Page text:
What I feel about the Django Unchained script

Quentin Tarantino (QT) is a psychedelic son of a bitch. He, along with Steven Soderbergh and Robert Rodriguez, kick started the whole concept of independent film because they made great movies at shoestring budgets. He changed the way people viewed cinema with his second film, Pulp Fiction, with its non-linear narrative and colorful characters. He’s a true cinephile, and is proud of that fact, throwing references to films that a majority of today’s filmgoing audiences would probably never, ever have seen if not for QT. All his films have a distinctive stamp on them, and I’ve been enamored with that stamp ever since I was 12. Until a couple of months back, where I realized something that applies not only to QT, but also to film in general.

QT’s new film is Django Unchained. That’s a fuck awesome title. QT is a huge fan of spaghetti westerns, and this film puts him in that territory. Somehow, the script leaked online. At first, I didn’t want to read it because I wanted to be surprised. But, knowing Tarantino to be the showman that he is, the actual movie would be a grander spectacle than the script itself (it’s got a great cast lined up, except for its hero, Jamie Foxx).

Django Unchained is everything you would expect from a Tarantino movie, which is why I didn’t like it. With Tarantino, when you’ve seen his films many, many (many) times, you kind of have a feeling for what his sensibilities are. So, this film is basically “Tarantino does a Western”. And nothing more. Sure, you could say that any film Tarantino makes is kick ass, but his template carries so much familiarity that his shock and awe technique doesn’t have as much of a kick to it. But I’m being pedantic.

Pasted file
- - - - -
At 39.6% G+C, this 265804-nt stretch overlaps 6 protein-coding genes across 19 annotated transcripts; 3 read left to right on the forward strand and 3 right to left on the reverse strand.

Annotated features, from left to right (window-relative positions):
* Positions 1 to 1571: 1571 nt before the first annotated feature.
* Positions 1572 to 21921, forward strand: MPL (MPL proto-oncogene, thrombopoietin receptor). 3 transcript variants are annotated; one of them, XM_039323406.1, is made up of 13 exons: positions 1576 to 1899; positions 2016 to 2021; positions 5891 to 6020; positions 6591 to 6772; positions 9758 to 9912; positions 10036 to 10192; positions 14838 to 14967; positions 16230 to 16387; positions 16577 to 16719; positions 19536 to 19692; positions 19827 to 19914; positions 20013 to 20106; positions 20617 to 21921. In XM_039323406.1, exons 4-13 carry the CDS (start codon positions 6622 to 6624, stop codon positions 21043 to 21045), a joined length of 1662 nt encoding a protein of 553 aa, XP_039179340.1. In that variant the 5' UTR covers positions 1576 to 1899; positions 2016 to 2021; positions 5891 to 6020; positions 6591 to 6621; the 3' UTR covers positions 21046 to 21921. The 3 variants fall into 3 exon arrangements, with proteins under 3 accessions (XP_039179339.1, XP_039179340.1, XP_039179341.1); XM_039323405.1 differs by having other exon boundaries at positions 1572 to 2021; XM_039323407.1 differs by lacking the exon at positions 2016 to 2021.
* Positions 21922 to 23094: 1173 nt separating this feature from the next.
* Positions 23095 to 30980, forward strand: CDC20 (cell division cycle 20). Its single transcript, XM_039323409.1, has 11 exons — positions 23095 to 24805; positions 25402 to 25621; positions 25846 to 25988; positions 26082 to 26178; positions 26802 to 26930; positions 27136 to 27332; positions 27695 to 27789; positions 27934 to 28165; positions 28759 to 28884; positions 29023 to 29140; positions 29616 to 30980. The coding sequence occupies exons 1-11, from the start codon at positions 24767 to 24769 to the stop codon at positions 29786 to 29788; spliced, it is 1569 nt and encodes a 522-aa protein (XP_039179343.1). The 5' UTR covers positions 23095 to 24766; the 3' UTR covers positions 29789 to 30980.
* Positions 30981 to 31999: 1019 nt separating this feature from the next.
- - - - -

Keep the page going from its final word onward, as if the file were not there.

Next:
The script has all the right stuff: colorful characters, plot twists in the climax, character arcs (with the Hollywood themes of redemption and solace). Since I knew the cast of the film, it was easy to visualize, which is where I found the film to be stale. Christoph Waltz plays a bounty hunter called Dr. King Schultz. Dr. King Schultz is basically Hans Landa (from Inglourious Basterds) but this time he helps the hero. Leonardo DiCaprio plays Calvin Candie, who’s not even a real bad ass villain, because he’s introduced almost midway in the movie. QT maintains all his literary prowess and wordplay, but it seemed to remind me of his other movies. The titular character, Django, doesn’t get “Unchained!!!” (the word gave me a vision of machine gun level badassery) but he’s reduced to a sidekick in his own tale until the climax, which was the most obvious way to end it.

One thing I’ve realized is, all of Tarantino’s movies are all style, but no substance. They’re all like kung fu artists who can do acrobatics and flurries all over the stage, but when it comes down to real fighting, you can bet that their asses would get whooped. Tarantino’s style has worked against him this time, because just having a bunch of colorful characters spewing roundabout dialogue to convey a point doesn’t yank my chain after the  eight (or so) films he’s done.

But then again, is this the version of the script he intended to leak? Leaves me wondering whether Django really will get fucking Unchained.

 This is the teaser poster for the unchaining of Monseiur Django.